Articles posted by Dean Vogel

California Districts Explore Alternatives to Student Suspension

A recently published article in the San Francisco Chronicle focuses on an issue that CTA members have been discussing for a long time: what kinds of effective steps can educators take to maintain classroom discipline while not subjecting students to the traditional penalty for egregious misbehavior - suspension from school?

At the chapter and state level, CTA members have been exploring and practicing alternatives aimed at addressing the root causes of student actions. They have been working with students so that the youngsters and teens understand and accept responsibility for their choices.

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Presidents Vlog: Back to School

What Local Control Funding actual means now that the school year has begun; using Common Core Standards as a guide; fighting high-stakes standardized testing; engaging communities; and, taking our profession back -- all in the latest President's Vlog...

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Honoring Education Support Professionals

When I was a young boy growing up in California, my home life was unpredictable and, often, very intense. So to escape, I spent as much time at school as I could. I got there early in the morning and stayed late after school as well. During these times I "hung out" width the Education Support Professionals at my school. They looked after me and cared for me. They cared about me. In a way, they became part of the adult support system that kept me grounded, kept me whole. They were part of my extended family, and I counted on them to be there for me. And they always were.

That's what I'm thinking about as we celebrate Education Support Professionals Day. ESPs are so vital and important to our school family as well. Sometimes, like in my case, you are the first and last person a student sees during his school day.

The bus drivers who transport students to school, the paraprofessionals who work directly width students, the clerical service staff who interface width parents and make our schools run, and the custodial and maintenance professionals are all important to the success of our schools. Each of you has relationships you've formed width parents and students that make our school communities even stronger. And you make CTA stronger.

Thank you for the work you do every day in our schools. You play vital roles in making sure our schools and our students succeed.

I also want to congratulate NEA Executive Committee member Paula Monroe, who has been named CTA ESP of the Year for 2013. Paula is a member of the Redlands Education Support Professionals Association, in southern California, and is well-known as a formidable activist for all CTA and NEA members.

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150 Years of the California Teachers Association

This article first appeared in the Los Angeles Daily News

Today, May 9, marks the 150th anniversary of the California Teachers Association. Between the time that President Abraham Lincoln signed the Emancipation Proclamation and the time he delivered the Gettysburg Address, John Swett founded the California Educational Society, which was to become the California Teachers Association.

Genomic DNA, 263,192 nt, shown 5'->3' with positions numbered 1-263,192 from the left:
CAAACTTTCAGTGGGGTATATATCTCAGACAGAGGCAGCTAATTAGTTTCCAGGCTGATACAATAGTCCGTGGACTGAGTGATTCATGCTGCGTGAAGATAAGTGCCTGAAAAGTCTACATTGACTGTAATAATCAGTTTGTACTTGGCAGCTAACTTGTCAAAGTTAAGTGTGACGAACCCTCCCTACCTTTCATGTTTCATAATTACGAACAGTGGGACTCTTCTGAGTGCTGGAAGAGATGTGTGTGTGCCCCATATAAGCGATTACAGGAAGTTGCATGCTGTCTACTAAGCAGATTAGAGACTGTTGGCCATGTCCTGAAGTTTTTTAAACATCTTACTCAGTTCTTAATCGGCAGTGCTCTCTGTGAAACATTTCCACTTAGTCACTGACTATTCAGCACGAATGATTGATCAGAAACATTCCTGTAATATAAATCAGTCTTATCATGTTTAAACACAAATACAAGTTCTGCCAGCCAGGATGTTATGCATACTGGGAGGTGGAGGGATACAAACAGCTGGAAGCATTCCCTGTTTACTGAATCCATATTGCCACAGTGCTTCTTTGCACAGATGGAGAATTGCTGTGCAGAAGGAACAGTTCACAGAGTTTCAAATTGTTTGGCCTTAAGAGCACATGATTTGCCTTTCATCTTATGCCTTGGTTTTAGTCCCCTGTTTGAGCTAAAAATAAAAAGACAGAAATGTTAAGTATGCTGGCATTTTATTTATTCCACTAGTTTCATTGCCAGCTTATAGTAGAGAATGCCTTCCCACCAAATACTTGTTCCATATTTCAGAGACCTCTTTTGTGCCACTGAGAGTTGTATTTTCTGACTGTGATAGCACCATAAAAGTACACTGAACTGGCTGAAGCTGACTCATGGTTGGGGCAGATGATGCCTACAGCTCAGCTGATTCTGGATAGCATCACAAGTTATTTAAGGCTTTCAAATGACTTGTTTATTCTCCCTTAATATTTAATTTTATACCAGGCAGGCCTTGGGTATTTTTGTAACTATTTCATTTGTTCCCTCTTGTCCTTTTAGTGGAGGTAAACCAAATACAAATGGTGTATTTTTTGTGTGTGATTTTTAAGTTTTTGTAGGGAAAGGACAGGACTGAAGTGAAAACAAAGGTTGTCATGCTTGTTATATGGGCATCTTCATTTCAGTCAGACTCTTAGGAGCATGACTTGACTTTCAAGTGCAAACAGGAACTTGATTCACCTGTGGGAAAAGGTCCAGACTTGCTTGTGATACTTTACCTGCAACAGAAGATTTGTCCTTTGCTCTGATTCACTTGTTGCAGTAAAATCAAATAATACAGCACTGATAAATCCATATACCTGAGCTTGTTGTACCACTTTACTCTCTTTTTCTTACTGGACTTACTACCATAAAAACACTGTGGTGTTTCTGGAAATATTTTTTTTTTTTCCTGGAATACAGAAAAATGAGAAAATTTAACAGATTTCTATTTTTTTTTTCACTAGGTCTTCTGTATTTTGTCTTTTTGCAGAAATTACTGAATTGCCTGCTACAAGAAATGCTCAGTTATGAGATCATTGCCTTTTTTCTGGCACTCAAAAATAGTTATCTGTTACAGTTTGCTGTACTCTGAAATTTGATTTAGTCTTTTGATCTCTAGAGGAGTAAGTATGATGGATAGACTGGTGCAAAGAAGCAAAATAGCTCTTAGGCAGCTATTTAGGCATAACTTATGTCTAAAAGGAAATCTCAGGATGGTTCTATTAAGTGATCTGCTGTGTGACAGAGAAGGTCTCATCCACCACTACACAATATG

It's a long history and it's a proud history. Since its inception in 1863, CTA has been at the forefront of every major victory for California's public schools and colleges. You may be interested to know that:

In 1866, CTA secured funding to establish free public schools for all children in California.

In 1911, CTA led the fight to establish community colleges.

In 1927, CTA won a major legal victory when the state Supreme Court ruled that a school board couldn't fire a female teacher simply because she got married.

In the 1940s, CTA emerged as one of the few "mainstream" organizations in California to protest against the internment of Japanese-Americans during World War II.

In 1988, CTA drafted and won passage of Prop. 98, the minimum funding guarantee for K-14 education.

In 1995, CTA won Class Size Reduction for grades K-3 after a massive media and lobby campaign.

In 2005, CTA won a major Prop. 98 lawsuit against the state and created the Quality Education Investment Act, which used the settlement to fund proven reforms at lower-performing schools.

And in 2012, CTA was instrumental in the passage of Prop. 30, preventing $6 billion in cuts to schools, and for the third time defeated an onerous "paycheck deception" initiative.

For 150 years, width the help of their union, teachers have helped make sure all students have an opportunity at a quality public education. And we continue to do so today. As classroom experts, teachers know firsthand what works. That's why the California Teachers Association has been championing proven reforms for all students, especially those who are struggling.

Through its internationally recognized and innovative Quality Education Investment Act, CTA is leading efforts to make sure at-risk students get the resources they need to succeed. QEIA uses research-based reforms like smaller class sizes, more counselors and better teacher training. The program's success can be seen in communities across the state as it helps close the achievement gap for many lower-income students.

Under the umbrella of the CTA Foundation for Teacher and Learning, the Institute for Teaching is an incubator for educational innovation. Through its successful grants, teachers are able to propose and lead change based on what is working in their classrooms.

After years of effort, CTA members have created and are advancing a framework for fair teacher evaluation that puts the emphasis on constructive reform, not punishment. We believe the goal of any evaluation system is to strengthen the knowledge, skills and practices of teachers to improve student learning.

We are excited to be celebrating 150 years of advocacy on behalf of our profession and our students. We know there are many challenges ahead for California's schools, but working in partnership width the public, we know we can meet them just as we have for the past century and a half.